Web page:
It is important that activities are well planned so that each learner is working at their correct level, that they begin promptly and that the initial pace is maintained. All learners should know what to do as soon as they enter the classroom and after they have completed an activity. A reminder list of tasks for individuals who have completed work ahead of the group is often helpful. Efficient planning and classroom organisation will significantly reduce time- wasting activities.

Supply Teachers

To ensure continuity, teachers should leave written guidance and suggested activities for all planned absences from the classroom. In the event of an unplanned absence a telephone call should be made to the supply teacher to discuss the learner's work. The teacher's planning book will always be available showing lesson plans, timetables and curriculum documents.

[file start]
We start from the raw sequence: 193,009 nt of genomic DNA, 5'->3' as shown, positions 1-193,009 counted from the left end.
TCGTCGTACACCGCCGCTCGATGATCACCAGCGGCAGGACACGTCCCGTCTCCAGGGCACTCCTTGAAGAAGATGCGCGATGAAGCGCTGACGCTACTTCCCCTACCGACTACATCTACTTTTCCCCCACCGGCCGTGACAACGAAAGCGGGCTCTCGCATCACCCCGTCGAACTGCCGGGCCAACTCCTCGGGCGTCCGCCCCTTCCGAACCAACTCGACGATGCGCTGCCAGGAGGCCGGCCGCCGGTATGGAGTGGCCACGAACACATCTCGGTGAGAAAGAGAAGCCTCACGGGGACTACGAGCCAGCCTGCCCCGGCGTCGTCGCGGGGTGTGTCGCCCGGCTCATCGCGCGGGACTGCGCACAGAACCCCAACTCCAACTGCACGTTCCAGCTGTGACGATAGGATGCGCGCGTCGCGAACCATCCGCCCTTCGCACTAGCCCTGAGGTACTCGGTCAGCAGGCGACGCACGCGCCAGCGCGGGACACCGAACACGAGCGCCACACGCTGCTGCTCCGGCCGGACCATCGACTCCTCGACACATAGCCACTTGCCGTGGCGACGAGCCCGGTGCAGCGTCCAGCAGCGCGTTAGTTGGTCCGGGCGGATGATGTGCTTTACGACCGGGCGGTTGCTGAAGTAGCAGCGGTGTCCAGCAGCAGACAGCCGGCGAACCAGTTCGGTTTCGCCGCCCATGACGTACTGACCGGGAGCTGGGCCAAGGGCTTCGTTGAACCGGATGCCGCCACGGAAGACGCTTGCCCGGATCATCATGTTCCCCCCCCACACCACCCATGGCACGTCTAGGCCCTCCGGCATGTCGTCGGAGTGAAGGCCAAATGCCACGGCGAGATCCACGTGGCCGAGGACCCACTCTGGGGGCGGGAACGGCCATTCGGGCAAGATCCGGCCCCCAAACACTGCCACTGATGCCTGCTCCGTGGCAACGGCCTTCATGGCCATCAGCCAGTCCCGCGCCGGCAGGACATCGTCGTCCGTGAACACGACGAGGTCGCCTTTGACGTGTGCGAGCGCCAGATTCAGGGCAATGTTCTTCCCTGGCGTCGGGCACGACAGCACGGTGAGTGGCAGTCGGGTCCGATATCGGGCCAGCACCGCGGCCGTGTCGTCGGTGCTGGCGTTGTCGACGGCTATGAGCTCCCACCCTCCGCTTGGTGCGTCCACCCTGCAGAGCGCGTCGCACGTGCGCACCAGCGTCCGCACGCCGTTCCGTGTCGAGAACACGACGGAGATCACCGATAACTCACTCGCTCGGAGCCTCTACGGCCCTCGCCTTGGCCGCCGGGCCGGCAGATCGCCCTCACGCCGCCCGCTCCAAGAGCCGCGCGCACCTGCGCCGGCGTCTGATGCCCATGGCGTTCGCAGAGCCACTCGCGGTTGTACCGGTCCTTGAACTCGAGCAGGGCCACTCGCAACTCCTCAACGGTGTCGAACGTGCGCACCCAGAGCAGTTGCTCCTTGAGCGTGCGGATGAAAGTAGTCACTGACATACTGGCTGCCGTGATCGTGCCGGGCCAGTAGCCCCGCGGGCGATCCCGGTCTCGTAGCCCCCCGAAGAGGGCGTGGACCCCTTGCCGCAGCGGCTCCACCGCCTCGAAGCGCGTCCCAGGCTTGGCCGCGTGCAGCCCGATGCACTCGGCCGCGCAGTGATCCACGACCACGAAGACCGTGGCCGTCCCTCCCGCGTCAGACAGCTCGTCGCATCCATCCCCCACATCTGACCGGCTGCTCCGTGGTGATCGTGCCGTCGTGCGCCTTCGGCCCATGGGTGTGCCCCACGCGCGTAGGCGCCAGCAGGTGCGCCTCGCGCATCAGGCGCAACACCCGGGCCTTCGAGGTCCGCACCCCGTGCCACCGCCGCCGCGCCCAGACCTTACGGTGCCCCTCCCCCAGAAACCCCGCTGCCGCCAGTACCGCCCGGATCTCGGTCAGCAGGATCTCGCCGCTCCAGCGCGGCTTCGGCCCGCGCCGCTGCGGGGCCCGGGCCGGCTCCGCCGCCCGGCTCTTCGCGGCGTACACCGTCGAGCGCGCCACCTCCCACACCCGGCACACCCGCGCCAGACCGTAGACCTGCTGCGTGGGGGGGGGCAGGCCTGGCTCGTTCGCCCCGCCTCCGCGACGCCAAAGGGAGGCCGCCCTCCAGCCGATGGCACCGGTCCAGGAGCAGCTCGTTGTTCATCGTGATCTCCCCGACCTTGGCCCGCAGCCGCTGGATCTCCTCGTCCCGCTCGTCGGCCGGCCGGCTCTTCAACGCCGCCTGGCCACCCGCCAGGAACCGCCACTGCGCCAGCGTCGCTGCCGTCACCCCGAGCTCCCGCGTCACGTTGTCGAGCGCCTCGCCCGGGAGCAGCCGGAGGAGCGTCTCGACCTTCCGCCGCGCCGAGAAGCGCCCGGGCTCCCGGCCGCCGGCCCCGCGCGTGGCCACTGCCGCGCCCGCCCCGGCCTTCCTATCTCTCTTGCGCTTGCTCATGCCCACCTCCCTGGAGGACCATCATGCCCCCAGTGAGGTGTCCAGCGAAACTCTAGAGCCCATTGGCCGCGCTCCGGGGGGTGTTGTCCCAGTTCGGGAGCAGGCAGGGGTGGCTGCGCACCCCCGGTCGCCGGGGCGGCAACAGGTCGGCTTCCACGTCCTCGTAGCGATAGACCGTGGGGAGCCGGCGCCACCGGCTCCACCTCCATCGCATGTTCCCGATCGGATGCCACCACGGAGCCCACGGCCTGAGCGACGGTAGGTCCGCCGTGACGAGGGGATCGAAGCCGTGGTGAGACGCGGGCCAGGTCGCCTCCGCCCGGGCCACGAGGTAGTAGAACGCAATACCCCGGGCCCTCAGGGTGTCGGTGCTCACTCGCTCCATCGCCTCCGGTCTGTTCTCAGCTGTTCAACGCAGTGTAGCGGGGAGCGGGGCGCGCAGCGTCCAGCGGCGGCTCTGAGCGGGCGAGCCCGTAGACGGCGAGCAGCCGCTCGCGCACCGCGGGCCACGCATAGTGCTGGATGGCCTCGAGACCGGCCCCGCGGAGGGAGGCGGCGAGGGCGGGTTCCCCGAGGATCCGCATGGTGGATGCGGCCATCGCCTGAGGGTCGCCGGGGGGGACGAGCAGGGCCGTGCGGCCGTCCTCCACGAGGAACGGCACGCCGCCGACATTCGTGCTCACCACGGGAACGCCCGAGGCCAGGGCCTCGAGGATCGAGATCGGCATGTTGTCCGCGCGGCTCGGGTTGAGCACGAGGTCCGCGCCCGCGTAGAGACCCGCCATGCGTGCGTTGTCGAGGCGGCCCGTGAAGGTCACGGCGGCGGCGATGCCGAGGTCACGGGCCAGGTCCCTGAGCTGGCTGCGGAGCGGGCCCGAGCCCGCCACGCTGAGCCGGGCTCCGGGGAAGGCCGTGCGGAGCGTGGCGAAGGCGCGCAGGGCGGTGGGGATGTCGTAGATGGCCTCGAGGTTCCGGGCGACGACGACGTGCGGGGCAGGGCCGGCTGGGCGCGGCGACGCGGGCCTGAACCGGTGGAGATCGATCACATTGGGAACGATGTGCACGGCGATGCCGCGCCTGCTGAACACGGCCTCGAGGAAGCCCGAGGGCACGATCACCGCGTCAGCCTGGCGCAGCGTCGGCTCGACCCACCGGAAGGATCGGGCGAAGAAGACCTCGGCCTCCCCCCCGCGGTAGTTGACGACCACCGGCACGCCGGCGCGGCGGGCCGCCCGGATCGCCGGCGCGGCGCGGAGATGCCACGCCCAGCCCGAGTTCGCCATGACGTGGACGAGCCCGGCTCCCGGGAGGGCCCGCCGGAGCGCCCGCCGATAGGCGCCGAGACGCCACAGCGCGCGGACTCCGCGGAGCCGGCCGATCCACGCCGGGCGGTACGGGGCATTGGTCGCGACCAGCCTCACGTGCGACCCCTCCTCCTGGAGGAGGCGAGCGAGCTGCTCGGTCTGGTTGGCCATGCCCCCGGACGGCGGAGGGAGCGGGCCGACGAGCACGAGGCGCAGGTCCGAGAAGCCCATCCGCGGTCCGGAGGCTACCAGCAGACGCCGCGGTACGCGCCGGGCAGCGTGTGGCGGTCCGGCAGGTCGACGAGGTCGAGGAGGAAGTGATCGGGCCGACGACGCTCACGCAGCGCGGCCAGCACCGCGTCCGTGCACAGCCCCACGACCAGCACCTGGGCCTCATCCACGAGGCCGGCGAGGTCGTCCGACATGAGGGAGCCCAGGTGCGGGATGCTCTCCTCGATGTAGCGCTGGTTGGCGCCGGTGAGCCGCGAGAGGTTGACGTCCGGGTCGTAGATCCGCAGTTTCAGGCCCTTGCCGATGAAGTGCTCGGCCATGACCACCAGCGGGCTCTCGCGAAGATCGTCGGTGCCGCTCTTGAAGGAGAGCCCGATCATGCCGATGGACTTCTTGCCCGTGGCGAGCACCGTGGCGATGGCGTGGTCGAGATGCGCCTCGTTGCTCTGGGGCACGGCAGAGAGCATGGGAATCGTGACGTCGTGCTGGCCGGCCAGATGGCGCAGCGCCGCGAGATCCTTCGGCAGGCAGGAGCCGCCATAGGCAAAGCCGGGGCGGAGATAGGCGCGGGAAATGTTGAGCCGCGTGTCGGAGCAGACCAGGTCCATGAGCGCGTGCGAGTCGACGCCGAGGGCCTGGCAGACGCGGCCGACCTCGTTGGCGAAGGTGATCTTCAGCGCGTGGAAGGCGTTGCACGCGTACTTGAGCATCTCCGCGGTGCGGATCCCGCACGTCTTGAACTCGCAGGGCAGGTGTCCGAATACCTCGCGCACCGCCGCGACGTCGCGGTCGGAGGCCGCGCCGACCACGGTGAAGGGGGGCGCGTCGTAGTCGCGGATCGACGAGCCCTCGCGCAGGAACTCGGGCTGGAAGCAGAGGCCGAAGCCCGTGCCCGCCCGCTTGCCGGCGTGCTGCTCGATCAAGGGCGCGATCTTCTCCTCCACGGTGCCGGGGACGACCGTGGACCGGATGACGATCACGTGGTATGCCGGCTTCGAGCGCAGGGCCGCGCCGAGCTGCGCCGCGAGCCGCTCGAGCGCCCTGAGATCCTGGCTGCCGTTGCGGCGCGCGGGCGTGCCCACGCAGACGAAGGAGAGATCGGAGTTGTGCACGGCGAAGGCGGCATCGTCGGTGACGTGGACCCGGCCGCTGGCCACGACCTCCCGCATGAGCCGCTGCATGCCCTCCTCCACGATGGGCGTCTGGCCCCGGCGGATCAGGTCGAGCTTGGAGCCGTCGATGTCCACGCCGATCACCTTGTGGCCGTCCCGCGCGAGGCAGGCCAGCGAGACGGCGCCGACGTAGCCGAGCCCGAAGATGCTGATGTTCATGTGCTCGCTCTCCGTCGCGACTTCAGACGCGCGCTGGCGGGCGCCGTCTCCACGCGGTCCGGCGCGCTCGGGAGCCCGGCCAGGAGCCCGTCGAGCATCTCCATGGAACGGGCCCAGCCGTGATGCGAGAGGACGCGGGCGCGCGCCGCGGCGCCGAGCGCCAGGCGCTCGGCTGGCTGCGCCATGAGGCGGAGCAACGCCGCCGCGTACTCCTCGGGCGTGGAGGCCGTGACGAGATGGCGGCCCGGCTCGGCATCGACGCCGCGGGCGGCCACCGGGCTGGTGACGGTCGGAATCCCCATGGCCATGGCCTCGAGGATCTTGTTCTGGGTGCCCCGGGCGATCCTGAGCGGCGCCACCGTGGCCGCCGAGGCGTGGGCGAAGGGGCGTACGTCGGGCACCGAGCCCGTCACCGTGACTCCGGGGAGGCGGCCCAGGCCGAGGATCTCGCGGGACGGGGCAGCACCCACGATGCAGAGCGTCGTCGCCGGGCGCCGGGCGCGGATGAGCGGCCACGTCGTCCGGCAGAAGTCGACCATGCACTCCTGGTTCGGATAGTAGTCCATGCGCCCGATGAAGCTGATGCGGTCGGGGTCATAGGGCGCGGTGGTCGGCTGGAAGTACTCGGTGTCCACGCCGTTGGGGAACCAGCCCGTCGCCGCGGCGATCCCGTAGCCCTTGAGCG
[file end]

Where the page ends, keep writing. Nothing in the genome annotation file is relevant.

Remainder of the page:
Social Policies

School policies are set out in the staff handbook and school policy file. It is the duty of each teacher to be familiar with school policies and to apply them.


Teaching Assistants and Mentors are a valuable resource and we welcome their involvement in the classroom. They help in many ways across the whole curriculum. Help can be on a regular basis or a specific event. In all cases it is very important that the teacher should take the time to ensure that they fully understands and are well prepared for the activity in which he or she is involved.

Equal Opportunities